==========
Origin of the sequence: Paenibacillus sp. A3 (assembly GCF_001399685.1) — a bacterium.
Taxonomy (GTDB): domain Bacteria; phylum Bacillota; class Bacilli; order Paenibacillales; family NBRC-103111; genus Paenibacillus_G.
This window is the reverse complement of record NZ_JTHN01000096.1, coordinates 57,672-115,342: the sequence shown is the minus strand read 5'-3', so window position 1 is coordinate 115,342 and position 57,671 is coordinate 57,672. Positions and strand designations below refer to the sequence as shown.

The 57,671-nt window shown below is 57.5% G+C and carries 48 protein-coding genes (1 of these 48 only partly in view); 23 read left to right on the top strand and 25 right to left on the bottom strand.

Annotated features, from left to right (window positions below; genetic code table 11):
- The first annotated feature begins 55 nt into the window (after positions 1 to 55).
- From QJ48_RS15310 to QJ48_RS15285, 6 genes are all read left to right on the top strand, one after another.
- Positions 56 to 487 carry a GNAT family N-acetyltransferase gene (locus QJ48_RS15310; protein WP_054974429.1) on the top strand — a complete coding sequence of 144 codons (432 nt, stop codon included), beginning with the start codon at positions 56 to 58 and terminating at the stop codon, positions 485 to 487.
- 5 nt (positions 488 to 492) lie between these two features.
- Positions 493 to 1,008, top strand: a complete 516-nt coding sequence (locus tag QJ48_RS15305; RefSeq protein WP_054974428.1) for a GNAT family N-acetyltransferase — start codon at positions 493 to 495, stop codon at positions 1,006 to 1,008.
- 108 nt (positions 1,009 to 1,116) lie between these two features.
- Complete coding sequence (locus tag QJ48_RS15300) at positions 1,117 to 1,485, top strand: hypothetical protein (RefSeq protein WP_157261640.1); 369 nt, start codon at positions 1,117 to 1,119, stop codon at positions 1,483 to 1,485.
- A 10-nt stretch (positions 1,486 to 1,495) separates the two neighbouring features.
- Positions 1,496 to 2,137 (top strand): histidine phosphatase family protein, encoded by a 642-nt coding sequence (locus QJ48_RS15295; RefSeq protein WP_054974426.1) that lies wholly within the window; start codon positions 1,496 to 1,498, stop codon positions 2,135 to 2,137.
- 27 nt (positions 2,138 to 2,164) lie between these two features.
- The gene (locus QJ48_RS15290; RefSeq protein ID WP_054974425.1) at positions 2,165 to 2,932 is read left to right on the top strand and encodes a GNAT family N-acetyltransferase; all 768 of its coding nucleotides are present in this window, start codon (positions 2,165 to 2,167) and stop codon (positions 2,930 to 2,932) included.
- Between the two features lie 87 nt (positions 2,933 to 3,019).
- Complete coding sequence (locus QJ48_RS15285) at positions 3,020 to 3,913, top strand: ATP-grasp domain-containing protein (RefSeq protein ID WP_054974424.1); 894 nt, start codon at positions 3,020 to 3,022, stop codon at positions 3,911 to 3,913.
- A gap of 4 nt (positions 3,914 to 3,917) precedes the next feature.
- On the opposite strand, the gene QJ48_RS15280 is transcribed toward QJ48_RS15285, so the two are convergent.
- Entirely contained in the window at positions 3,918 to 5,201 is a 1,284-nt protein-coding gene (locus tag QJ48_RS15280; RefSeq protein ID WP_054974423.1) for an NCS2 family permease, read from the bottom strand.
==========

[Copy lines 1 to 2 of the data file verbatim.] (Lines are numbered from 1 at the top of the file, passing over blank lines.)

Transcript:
Origin of the sequence: Paenibacillus sp. A3 (assembly GCF_001399685.1) — a bacterium.
Taxonomy (GTDB): domain Bacteria; phylum Bacillota; class Bacilli; order Paenibacillales; family NBRC-103111; genus Paenibacillus_G.